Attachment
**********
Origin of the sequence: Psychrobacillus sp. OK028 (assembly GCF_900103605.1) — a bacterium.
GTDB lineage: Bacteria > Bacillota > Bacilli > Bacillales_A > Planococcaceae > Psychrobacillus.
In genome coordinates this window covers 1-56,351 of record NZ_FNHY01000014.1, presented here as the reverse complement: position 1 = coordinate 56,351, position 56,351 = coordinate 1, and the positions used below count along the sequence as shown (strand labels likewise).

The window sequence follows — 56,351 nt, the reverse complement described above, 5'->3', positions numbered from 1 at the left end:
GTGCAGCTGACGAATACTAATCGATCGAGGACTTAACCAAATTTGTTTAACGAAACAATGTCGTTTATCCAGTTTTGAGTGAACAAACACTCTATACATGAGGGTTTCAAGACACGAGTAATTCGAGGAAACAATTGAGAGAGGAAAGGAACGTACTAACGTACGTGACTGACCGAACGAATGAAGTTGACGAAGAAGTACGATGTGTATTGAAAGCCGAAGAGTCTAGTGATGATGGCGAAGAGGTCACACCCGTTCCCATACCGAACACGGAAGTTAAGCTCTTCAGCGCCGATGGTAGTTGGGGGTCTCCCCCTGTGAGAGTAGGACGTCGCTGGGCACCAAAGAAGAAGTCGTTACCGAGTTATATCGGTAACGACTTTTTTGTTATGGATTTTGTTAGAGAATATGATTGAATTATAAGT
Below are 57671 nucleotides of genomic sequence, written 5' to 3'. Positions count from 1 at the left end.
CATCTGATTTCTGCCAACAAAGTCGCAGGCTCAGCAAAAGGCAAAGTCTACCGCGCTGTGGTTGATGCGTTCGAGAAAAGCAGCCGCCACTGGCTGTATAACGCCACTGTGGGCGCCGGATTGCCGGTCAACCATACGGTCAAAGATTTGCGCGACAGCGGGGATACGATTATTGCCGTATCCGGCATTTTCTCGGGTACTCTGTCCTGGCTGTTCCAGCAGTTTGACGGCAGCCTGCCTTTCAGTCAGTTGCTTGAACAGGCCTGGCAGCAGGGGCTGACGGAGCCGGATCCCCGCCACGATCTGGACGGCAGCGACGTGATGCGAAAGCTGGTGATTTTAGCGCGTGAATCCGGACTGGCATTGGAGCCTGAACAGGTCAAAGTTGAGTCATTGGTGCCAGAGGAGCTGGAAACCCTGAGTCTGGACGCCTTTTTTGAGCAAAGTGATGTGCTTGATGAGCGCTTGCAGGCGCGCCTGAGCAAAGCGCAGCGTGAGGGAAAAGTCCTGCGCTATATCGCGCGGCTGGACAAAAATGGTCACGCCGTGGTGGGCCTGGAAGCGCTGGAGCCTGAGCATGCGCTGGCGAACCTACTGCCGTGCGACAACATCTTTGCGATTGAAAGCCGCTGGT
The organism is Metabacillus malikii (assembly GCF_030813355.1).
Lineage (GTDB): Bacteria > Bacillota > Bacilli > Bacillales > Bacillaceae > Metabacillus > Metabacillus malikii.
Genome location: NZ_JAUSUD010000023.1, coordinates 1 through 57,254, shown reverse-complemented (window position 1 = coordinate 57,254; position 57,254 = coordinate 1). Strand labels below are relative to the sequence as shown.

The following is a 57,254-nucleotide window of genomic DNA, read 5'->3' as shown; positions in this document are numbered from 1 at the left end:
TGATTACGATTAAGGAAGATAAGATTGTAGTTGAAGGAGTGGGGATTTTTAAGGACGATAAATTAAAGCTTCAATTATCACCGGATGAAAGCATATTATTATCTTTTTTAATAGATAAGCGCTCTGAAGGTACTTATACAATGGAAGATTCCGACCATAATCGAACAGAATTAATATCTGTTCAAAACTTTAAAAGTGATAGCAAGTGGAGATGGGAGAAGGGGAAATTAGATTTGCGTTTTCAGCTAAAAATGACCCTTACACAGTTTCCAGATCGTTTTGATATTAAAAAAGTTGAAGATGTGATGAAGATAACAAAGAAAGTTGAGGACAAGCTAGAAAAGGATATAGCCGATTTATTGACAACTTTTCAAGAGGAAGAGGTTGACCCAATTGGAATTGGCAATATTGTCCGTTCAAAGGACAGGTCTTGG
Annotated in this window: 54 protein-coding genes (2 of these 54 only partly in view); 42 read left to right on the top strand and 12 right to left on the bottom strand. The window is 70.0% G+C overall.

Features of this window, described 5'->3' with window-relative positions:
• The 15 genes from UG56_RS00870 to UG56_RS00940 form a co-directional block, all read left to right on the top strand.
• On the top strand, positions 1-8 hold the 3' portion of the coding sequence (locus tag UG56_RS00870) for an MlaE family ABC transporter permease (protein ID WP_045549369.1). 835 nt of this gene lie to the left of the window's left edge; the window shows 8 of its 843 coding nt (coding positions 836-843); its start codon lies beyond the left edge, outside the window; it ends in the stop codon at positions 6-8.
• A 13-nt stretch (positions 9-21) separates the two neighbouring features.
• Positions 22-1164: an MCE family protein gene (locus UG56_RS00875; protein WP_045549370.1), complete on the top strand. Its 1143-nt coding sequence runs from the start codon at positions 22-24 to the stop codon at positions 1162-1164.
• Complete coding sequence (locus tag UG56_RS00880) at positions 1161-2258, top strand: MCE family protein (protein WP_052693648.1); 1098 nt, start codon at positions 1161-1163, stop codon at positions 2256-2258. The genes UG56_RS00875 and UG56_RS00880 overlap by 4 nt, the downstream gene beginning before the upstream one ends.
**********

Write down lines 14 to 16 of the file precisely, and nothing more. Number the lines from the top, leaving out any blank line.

Features of this window, described 5'->3' with window-relative positions:
• The 15 genes from UG56_RS00870 to UG56_RS00940 form a co-directional block, all read left to right on the top strand.
• On the top strand, positions 1-8 hold the 3' portion of the coding sequence (locus tag UG56_RS00870) for an MlaE family ABC transporter permease (protein ID WP_045549369.1). 835 nt of this gene lie to the left of the window's left edge; the window shows 8 of its 843 coding nt (coding positions 836-843); its start codon lies beyond the left edge, outside the window; it ends in the stop codon at positions 6-8.